an overambitious experiment "whose" unintended effects are...

Wookie

Senior Member
Korea, Korean
The European Environment Agency, which advises the European Commission, has recommended that the E.U. suspend its 10% biofuels target, calling it an "overambitious experiment whose unintended effects are difficult to predict and difficult to control."

This is from an article in TIME. The article is about Euorpe grappling over biofuels.

I'd like to know if "whose" can be used with inanimate objects.
I've looked through previous threads but I haven't got the clear answer.
 
  • Oeco

    Senior Member
    English - US
    I think they may be quoting a scientist as did the Guardian here.
    "The over-ambitious 10% biofuel target is an experiment whose unintended effects are difficult to predict and difficult to control," the scientists found.
     

    Oeco

    Senior Member
    English - US
    sure but it would come after "unintended effects" not before. It would have been more "correct" for the scientist(s) to have said that, but normally quotations are taken as is without grammatical corrections.
     

    Wookie

    Senior Member
    Korea, Korean
    ... calling it an "overambitious experiment, unintended effects of which are difficult to predict and difficult to control."

    Is that correct?
    Do I need to put comma between "experiment" and "unintended effects"?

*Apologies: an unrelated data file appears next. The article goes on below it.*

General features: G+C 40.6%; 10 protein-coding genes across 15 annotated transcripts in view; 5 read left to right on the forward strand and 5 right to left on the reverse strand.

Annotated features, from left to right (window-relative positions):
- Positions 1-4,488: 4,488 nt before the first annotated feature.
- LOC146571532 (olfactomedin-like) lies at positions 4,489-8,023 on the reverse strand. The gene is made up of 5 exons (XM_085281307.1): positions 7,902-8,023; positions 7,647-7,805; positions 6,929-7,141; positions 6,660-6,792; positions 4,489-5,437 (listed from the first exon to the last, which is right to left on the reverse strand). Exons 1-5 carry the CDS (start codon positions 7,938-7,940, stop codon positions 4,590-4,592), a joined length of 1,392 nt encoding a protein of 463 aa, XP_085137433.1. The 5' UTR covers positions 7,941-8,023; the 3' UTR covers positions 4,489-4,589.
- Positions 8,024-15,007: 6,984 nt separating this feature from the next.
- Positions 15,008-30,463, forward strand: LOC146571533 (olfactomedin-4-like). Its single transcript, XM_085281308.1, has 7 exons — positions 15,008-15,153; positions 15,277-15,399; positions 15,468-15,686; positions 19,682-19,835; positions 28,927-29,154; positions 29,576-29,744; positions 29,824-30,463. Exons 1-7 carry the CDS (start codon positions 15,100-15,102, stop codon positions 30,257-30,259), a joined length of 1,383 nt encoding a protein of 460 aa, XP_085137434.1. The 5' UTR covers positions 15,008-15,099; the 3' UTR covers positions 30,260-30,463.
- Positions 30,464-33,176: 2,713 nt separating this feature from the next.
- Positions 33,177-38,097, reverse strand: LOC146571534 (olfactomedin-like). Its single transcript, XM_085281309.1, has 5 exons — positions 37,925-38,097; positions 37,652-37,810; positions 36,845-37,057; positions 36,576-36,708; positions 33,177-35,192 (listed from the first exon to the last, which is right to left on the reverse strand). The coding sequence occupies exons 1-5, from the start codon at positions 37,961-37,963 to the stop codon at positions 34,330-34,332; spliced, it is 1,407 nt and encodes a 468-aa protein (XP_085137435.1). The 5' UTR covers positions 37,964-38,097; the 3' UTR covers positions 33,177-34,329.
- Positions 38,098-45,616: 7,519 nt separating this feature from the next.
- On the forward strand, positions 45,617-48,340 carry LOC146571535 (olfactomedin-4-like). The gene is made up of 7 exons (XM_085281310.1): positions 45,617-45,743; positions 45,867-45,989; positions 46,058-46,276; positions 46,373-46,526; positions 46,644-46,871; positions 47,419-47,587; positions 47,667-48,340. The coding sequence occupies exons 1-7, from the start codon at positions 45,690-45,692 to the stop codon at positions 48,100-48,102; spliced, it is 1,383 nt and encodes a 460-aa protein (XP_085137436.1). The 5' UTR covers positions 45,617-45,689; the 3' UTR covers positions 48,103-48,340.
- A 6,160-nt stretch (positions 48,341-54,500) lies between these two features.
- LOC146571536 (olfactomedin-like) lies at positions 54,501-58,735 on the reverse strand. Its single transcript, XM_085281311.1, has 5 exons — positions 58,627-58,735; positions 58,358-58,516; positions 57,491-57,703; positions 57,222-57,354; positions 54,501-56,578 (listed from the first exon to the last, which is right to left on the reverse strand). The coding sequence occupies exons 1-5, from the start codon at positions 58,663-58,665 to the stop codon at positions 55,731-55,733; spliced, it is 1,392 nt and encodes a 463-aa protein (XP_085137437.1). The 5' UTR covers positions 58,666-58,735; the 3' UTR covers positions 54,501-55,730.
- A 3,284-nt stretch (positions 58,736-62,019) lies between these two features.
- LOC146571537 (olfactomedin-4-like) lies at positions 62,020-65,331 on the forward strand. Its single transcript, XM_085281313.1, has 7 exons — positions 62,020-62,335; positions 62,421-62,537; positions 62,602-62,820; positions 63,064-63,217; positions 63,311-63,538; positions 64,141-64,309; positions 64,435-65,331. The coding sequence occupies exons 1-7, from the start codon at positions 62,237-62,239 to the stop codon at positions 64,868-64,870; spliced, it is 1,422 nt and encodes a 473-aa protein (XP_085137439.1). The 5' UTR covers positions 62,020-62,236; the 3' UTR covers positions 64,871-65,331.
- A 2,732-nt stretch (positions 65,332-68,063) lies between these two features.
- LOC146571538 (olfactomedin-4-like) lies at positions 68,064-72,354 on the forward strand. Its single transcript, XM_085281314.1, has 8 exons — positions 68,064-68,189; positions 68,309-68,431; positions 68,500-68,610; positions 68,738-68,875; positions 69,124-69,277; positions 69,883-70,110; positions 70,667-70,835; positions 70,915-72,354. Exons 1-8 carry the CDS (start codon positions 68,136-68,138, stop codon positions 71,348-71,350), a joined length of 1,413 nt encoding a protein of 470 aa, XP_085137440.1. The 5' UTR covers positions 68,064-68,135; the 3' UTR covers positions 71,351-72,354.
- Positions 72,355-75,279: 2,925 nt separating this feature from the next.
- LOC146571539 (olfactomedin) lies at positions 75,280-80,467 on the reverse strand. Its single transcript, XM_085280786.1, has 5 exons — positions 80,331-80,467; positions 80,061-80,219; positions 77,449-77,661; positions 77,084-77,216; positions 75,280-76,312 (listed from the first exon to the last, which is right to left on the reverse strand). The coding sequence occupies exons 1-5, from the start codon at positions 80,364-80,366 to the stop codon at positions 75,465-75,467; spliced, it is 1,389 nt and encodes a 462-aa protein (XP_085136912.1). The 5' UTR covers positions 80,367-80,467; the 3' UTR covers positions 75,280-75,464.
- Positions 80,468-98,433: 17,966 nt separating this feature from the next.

cycloneviv

    Senior Member
    English - Australia
    You certainly need the comma. I think you also need to say "the unintended effects of which..."

    By the way, I don't think you're going to get any clearer an answer in this new thread than in the several earlier ones asking whether "whose" is okay to use in place of "of which". Personally, I have no problem with it at all!
     

    GreenWhiteBlue

    Senior Member
    USA - English
    You can certainly use "whose" to refer to inanimate objects.

    Which is the lamp whose bulb has burned out?
    The decision turned out to be a wise choice whose benefits are still being felt today.
    This pencil is too dull; you need to use a pencil whose point is sharper than this.
     

    Wookie

    Senior Member
    Korea, Korean
    You certainly need the comma. I think you also need to say "the unintended effects of which..."

    By the way, I don't think you're going to get any clearer an answer in this new thread than in the several earlier ones asking whether "whose" is okay to use in place of "of which". Personally, I have no problem with it at all!

    ... calling it an "overambitious experiment, of which the unintended effects are difficult to predict and difficult to control."

    Is this wrong? I think "of which" can also be between "experiement" and "unintended effects" if there's a comma.
    Please correct me if I'm wrong.
     
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